Colorado License Plate Gets Man Detained & Searched In Idaho, Because Colorado Means Weed
This might be a first. A Colorado man is suing the state of Idaho for "license plate profiling" after he was arrested and searched for marijuana by a state trooper there during a road trip. What caused the trooper to suspect 69-year-old Darien Roseen might have brought weed into the state? According to Roseen, it's because he had a Colorado license plate.
Roseen says he was pulled over by Idaho State Police in January of last year, shortly after Colorado passed marijuana legalization but before it was actually available recreationally. He claims he was followed to a rest stop by a state trooper who gave no reason for pursuing him, although the trooper later claimed it was because Roseen bumped a curb and failed to properly signal before changing lanes. The trooper reportedly disputed Roseen's reason for pulling in to the rest stop – to use the restroom – and, according to the Denver Post , "insisted that Roseen was attempting to avoid the state police."
Instead of verifying Roseen's license or asking for proof of insurance, the trooper remarked that Roseen's eyes looked glassy and accused him of "having something in his vehicle that he should not have," according to the lawsuit. Roseen acknowledged that had prescription for several drugs, prompting the officer to ask him when he had last used marijuana. Roseen replied that he didn't smoke weed and never had; the officer, according to the lawsuit, responded by hauling Roseen away to the local police station and taking his truck to be searched.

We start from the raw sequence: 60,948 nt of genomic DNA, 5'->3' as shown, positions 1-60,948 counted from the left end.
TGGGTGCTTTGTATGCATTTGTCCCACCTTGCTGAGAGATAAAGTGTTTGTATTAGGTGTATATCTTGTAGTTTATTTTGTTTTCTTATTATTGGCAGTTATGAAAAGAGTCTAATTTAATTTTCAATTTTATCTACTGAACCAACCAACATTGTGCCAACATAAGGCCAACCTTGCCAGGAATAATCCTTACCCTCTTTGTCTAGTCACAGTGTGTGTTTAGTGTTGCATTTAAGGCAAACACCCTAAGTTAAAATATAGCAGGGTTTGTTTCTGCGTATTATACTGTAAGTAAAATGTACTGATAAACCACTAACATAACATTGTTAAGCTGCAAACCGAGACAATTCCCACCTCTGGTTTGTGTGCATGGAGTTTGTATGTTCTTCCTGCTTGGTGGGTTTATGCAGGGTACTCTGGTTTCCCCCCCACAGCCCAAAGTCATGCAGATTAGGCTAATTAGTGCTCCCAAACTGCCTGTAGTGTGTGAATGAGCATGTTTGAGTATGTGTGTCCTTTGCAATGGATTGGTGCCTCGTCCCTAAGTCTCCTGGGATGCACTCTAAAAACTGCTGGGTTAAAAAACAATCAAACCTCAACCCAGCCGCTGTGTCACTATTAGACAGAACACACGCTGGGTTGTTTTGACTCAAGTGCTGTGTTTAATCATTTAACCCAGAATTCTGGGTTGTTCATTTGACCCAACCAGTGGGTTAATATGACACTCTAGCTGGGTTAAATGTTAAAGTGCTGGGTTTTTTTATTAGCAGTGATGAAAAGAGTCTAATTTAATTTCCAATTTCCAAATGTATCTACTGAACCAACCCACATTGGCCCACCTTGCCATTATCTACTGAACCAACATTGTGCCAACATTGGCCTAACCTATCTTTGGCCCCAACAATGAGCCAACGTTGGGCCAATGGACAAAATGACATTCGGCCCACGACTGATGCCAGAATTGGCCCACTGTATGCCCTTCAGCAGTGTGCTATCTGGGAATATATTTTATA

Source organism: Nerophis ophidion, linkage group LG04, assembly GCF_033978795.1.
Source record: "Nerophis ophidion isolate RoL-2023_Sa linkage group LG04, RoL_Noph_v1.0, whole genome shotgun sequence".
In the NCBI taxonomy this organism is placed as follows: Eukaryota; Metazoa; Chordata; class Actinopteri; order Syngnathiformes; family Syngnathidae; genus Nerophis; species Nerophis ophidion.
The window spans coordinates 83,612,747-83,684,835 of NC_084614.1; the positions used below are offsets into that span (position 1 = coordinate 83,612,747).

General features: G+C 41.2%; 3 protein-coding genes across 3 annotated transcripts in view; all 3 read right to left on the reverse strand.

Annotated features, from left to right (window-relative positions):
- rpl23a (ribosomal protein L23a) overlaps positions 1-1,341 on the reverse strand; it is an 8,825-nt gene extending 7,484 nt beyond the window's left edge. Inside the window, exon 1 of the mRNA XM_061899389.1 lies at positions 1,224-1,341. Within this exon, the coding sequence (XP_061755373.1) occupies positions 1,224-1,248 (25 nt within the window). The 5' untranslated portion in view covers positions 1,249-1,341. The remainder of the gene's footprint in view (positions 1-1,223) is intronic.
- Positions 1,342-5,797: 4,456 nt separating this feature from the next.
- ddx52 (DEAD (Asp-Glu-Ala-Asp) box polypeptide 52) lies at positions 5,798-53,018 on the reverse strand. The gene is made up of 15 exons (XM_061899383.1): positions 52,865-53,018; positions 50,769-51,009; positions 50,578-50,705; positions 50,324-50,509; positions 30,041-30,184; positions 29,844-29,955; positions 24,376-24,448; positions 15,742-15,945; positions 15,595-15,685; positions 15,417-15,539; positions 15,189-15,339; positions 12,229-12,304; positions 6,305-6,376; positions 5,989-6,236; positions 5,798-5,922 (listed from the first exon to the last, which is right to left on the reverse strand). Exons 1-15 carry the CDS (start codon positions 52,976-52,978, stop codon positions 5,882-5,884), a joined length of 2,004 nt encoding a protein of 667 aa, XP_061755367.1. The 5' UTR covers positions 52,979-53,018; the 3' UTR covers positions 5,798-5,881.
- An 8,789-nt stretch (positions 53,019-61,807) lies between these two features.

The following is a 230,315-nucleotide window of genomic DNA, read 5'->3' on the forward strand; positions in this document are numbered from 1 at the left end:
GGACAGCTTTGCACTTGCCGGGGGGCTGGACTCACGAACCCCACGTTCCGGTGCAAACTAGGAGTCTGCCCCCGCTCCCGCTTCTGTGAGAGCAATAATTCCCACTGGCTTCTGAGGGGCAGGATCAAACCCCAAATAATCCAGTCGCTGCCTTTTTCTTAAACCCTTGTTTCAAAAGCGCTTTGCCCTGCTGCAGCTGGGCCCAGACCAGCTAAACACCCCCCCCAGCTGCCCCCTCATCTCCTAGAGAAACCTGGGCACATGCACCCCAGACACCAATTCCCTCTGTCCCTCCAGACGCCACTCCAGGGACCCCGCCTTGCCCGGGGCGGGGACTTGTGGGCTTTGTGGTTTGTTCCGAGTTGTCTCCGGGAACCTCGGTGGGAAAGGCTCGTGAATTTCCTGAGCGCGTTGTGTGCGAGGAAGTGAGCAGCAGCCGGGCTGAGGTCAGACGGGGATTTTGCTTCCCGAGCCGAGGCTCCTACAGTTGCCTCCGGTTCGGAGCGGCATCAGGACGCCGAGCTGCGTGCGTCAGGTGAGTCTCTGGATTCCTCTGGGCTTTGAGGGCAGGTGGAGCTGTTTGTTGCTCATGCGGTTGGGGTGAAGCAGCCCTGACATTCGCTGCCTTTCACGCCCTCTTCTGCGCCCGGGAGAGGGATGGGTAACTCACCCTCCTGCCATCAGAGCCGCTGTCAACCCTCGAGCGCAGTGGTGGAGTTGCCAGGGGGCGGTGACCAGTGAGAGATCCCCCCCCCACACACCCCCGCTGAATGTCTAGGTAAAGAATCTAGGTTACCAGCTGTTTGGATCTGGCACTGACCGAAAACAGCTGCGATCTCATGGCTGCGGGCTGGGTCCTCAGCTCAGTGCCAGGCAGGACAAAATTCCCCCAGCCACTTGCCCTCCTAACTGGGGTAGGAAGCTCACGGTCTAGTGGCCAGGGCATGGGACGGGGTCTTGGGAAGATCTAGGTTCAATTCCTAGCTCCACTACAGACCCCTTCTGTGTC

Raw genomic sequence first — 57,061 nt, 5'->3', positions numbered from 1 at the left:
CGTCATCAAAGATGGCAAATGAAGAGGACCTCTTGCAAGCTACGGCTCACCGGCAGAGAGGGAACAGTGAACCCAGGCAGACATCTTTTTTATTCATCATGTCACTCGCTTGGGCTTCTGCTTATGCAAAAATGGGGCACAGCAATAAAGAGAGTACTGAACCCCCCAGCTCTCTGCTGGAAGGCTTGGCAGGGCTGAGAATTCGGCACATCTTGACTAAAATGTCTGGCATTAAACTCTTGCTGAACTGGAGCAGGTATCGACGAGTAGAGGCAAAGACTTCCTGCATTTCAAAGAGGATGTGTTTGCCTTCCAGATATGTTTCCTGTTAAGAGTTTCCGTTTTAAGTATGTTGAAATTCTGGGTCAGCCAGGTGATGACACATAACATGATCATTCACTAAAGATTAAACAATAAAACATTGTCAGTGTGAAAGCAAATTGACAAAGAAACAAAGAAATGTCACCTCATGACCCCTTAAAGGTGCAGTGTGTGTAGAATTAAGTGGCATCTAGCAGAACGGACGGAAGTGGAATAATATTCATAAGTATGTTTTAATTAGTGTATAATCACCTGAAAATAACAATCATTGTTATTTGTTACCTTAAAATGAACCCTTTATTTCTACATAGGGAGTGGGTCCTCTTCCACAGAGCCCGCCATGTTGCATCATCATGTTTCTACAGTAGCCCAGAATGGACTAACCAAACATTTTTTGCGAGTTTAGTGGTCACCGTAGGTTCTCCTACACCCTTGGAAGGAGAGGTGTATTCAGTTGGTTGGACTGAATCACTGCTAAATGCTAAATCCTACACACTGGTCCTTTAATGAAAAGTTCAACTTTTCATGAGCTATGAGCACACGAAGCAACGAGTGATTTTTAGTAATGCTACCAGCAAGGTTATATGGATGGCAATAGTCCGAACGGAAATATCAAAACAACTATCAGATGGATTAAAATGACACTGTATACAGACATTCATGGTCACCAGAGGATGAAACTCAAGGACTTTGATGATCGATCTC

The six officers who searched the car didn't find anything. Roseen, who was allowed to use the bathroom under supervision at the police station, was given a citation for careless driving, though that was later resolved. (It sure is good to know the kind officers' time wasn't completely wasted.)
"Just because you’re from Colorado doesn’t mean that you’re automatically carrying marijuana into our state," said Roseen's lawyer, Mark Coonts. "Assuming guilt based on a license plate, that's just a violation of our civil rights."
Roseen's federal lawsuit seeks punitive damages.